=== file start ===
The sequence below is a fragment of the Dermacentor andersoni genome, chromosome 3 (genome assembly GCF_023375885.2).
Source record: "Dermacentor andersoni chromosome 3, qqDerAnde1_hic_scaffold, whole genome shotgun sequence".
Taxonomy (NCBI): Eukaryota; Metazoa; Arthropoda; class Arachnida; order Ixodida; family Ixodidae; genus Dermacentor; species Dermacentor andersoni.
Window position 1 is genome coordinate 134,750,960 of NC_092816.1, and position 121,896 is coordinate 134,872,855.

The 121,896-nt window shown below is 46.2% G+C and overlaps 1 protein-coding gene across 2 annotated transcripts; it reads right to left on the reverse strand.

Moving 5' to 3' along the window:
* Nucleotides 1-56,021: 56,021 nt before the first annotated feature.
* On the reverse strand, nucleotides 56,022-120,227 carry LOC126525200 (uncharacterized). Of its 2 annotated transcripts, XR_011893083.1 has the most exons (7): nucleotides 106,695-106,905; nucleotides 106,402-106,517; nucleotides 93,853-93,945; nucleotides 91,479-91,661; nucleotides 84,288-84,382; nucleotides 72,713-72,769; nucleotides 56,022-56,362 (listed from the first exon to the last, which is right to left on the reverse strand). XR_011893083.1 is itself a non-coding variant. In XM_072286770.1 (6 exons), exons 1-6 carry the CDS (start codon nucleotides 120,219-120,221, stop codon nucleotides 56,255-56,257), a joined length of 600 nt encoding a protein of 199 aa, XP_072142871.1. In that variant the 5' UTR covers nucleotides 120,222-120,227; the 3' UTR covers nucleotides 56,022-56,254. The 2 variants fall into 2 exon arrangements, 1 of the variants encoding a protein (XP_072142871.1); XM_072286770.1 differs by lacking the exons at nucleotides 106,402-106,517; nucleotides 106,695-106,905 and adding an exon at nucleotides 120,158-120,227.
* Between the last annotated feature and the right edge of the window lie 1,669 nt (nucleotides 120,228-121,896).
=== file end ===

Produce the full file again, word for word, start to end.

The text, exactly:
The sequence below is a fragment of the Dermacentor andersoni genome, chromosome 3 (genome assembly GCF_023375885.2).
Source record: "Dermacentor andersoni chromosome 3, qqDerAnde1_hic_scaffold, whole genome shotgun sequence".
Taxonomy (NCBI): Eukaryota; Metazoa; Arthropoda; class Arachnida; order Ixodida; family Ixodidae; genus Dermacentor; species Dermacentor andersoni.
Window position 1 is genome coordinate 134,750,960 of NC_092816.1, and position 121,896 is coordinate 134,872,855.

The 121,896-nt window shown below is 46.2% G+C and overlaps 1 protein-coding gene across 2 annotated transcripts; it reads right to left on the reverse strand.

Moving 5' to 3' along the window:
* Nucleotides 1-56,021: 56,021 nt before the first annotated feature.
* On the reverse strand, nucleotides 56,022-120,227 carry LOC126525200 (uncharacterized). Of its 2 annotated transcripts, XR_011893083.1 has the most exons (7): nucleotides 106,695-106,905; nucleotides 106,402-106,517; nucleotides 93,853-93,945; nucleotides 91,479-91,661; nucleotides 84,288-84,382; nucleotides 72,713-72,769; nucleotides 56,022-56,362 (listed from the first exon to the last, which is right to left on the reverse strand). XR_011893083.1 is itself a non-coding variant. In XM_072286770.1 (6 exons), exons 1-6 carry the CDS (start codon nucleotides 120,219-120,221, stop codon nucleotides 56,255-56,257), a joined length of 600 nt encoding a protein of 199 aa, XP_072142871.1. In that variant the 5' UTR covers nucleotides 120,222-120,227; the 3' UTR covers nucleotides 56,022-56,254. The 2 variants fall into 2 exon arrangements, 1 of the variants encoding a protein (XP_072142871.1); XM_072286770.1 differs by lacking the exons at nucleotides 106,402-106,517; nucleotides 106,695-106,905 and adding an exon at nucleotides 120,158-120,227.
* Between the last annotated feature and the right edge of the window lie 1,669 nt (nucleotides 120,228-121,896).